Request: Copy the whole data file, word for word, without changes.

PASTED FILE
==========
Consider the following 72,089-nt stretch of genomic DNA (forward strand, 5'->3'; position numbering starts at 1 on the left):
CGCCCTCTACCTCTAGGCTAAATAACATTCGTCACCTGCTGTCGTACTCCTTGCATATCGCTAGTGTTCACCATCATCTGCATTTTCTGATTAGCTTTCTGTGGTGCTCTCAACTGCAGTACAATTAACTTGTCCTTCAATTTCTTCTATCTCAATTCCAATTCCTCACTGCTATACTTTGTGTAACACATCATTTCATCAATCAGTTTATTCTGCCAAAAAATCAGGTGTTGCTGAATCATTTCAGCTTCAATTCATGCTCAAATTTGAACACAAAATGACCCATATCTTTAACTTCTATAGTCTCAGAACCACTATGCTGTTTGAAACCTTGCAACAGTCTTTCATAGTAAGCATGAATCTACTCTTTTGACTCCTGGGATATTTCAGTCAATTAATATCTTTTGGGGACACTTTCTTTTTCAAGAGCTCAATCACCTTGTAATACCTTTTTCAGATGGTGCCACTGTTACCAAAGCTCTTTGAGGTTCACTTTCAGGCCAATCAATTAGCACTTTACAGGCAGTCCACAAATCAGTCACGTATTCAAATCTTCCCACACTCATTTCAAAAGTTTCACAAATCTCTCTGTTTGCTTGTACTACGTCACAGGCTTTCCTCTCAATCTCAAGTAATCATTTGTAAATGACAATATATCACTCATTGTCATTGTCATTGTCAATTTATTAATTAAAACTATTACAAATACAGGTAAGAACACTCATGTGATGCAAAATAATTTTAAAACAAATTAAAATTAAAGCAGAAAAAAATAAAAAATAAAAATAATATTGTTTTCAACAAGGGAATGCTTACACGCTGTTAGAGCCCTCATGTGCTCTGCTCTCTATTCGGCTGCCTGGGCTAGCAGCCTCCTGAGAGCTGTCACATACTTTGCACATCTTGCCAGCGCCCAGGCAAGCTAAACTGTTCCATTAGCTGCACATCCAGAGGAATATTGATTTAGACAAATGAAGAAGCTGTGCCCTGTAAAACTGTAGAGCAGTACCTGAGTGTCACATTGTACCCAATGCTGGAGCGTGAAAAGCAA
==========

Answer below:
Consider the following 72,089-nt stretch of genomic DNA (forward strand, 5'->3'; position numbering starts at 1 on the left):
CGCCCTCTACCTCTAGGCTAAATAACATTCGTCACCTGCTGTCGTACTCCTTGCATATCGCTAGTGTTCACCATCATCTGCATTTTCTGATTAGCTTTCTGTGGTGCTCTCAACTGCAGTACAATTAACTTGTCCTTCAATTTCTTCTATCTCAATTCCAATTCCTCACTGCTATACTTTGTGTAACACATCATTTCATCAATCAGTTTATTCTGCCAAAAAATCAGGTGTTGCTGAATCATTTCAGCTTCAATTCATGCTCAAATTTGAACACAAAATGACCCATATCTTTAACTTCTATAGTCTCAGAACCACTATGCTGTTTGAAACCTTGCAACAGTCTTTCATAGTAAGCATGAATCTACTCTTTTGACTCCTGGGATATTTCAGTCAATTAATATCTTTTGGGGACACTTTCTTTTTCAAGAGCTCAATCACCTTGTAATACCTTTTTCAGATGGTGCCACTGTTACCAAAGCTCTTTGAGGTTCACTTTCAGGCCAATCAATTAGCACTTTACAGGCAGTCCACAAATCAGTCACGTATTCAAATCTTCCCACACTCATTTCAAAAGTTTCACAAATCTCTCTGTTTGCTTGTACTACGTCACAGGCTTTCCTCTCAATCTCAAGTAATCATTTGTAAATGACAATATATCACTCATTGTCATTGTCATTGTCAATTTATTAATTAAAACTATTACAAATACAGGTAAGAACACTCATGTGATGCAAAATAATTTTAAAACAAATTAAAATTAAAGCAGAAAAAAATAAAAAATAAAAATAATATTGTTTTCAACAAGGGAATGCTTACACGCTGTTAGAGCCCTCATGTGCTCTGCTCTCTATTCGGCTGCCTGGGCTAGCAGCCTCCTGAGAGCTGTCACATACTTTGCACATCTTGCCAGCGCCCAGGCAAGCTAAACTGTTCCATTAGCTGCACATCCAGAGGAATATTGATTTAGACAAATGAAGAAGCTGTGCCCTGTAAAACTGTAGAGCAGTACCTGAGTGTCACATTGTACCCAATGCTGGAGCGTGAAAAGCAA